MD: Let’s face it- fifty years on, even the most radical, forward-looking politics of an era are bound to look outmoded. I did a bit of digging around this question of bias as well: I wanted to understand how it was possible for a director like Emile de Antonio, who had what at the time would have been viewed on the left as impeccable political credentials- his documentary, ‘In the Year of the Pig’, from 1968, was highly critical of America’s involvement in Vietnam, and he would go on to make ‘Underground’ in 1976, which consisted of clandestine interviews with a radical-left revolutionary group, the Weather Underground- how it was possible that he could deem it appropriate that ‘Painters Painting’ should have just one woman artist in it- Frankenthaler- and further, that he could deem it appropriate to ask her ‘Is it hard for a woman to be a painter?’ and then leave it at that, rather than do what we would all now see as the obvious thing, namely, take a small but significant step towards remedying the situation his question only pays lip service to, and include many more women in his film. What I found was a very interesting essay, published in 2001, ‘The Formation of Feminist Consciousness among Left- and Right-Wing Activists of the 1960s’, by Rebecca Klatch; in it, she gives a sense of how, as she puts it, amongst the various radical-left groups of the time, ‘the prevailing universe of political discourse excluded women’s experiences from the pool of legitimate grievances’. The essay includes excerpts from the many interviews she conducted with women who’d been members of these groups, and most of them say, in so many words, that the men dominated discussion and creation of policy, and insisted that women’s demands for equality get in the queue, so to speak, behind poverty and race, which were seen (by the men, at any rate) as the ‘real’ concerns meriting political action. This, then, perhaps gives a sense of a wider context within which a self-identifying radical like de Antonio thought he could get away with such astonishing levels of bias.
CP: It is very, very surprising, from him in particular, when you consider how critical, how oppositional his other works in film were. I would have expected more, to be honest, of someone so politically aware; to have allowed only one woman in, when there were so many female contemporaries of Frankenthaler that one knew of, that easily matched her level of success, and were equally prolific- and they’re not there. It’s very strange.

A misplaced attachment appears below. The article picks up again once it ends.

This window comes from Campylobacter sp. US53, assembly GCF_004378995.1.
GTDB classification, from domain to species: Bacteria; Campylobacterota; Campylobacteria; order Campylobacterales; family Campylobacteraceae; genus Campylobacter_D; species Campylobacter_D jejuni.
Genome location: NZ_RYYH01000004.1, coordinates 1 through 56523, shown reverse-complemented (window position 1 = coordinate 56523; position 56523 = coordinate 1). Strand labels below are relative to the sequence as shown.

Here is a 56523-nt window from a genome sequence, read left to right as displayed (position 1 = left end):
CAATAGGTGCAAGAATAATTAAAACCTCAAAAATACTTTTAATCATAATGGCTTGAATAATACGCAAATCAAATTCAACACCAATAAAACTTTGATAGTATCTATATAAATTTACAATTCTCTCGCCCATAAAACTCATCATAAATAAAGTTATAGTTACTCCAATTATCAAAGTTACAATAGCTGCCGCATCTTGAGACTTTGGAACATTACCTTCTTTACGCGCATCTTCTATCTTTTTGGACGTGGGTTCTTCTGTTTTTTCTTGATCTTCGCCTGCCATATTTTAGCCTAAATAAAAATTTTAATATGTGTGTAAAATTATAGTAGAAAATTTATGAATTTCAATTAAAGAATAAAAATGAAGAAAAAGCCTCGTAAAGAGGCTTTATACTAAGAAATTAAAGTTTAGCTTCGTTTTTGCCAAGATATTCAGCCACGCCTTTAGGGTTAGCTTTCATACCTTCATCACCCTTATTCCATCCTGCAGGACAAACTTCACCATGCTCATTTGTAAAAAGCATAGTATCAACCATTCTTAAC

Everything he had made in film up to that point had such a strong political content, and then he makes ‘Painters Painting’ and he says he was very, very keen to keep the painters separate from the dealers, the collectors, the people whose job it is to promote the art, because there’s something about the apolitical purity and autonomy of abstraction that attracts him, which is so surprising. For me, to find that this political animal is actually a formalist and an exponent of art for art’s sake, a proselytiser for it, is absolutely astonishing. In the interview he gives to ‘Artforum’ in 1973,9‘Artforum, March 1973 he says ‘the inconsistency of having left-wing politics as I do, and liking the paintings of Jackson Pollock, Jasper Johns and Frank Stella is not, to me, contradictory’. And he goes on to say, the painting in ‘Painters Painting’ is apolitical, is concerned with painting, not politics; with paint, canvas and objects. To me, I have to say, ‘Painters Painting’ feels like a homage, to a circle of male artists that he considered his friends, and the wish to pay homage clearly clouded, or at best coloured, his judgments.
MD: He seems to be trying to make a distinction between the perfidiousness of the market, and the purity of these particular practitioners, working within it. He seems to be arguing for the innocence of the painters, and for their not being dirtied by association with anything other than painting.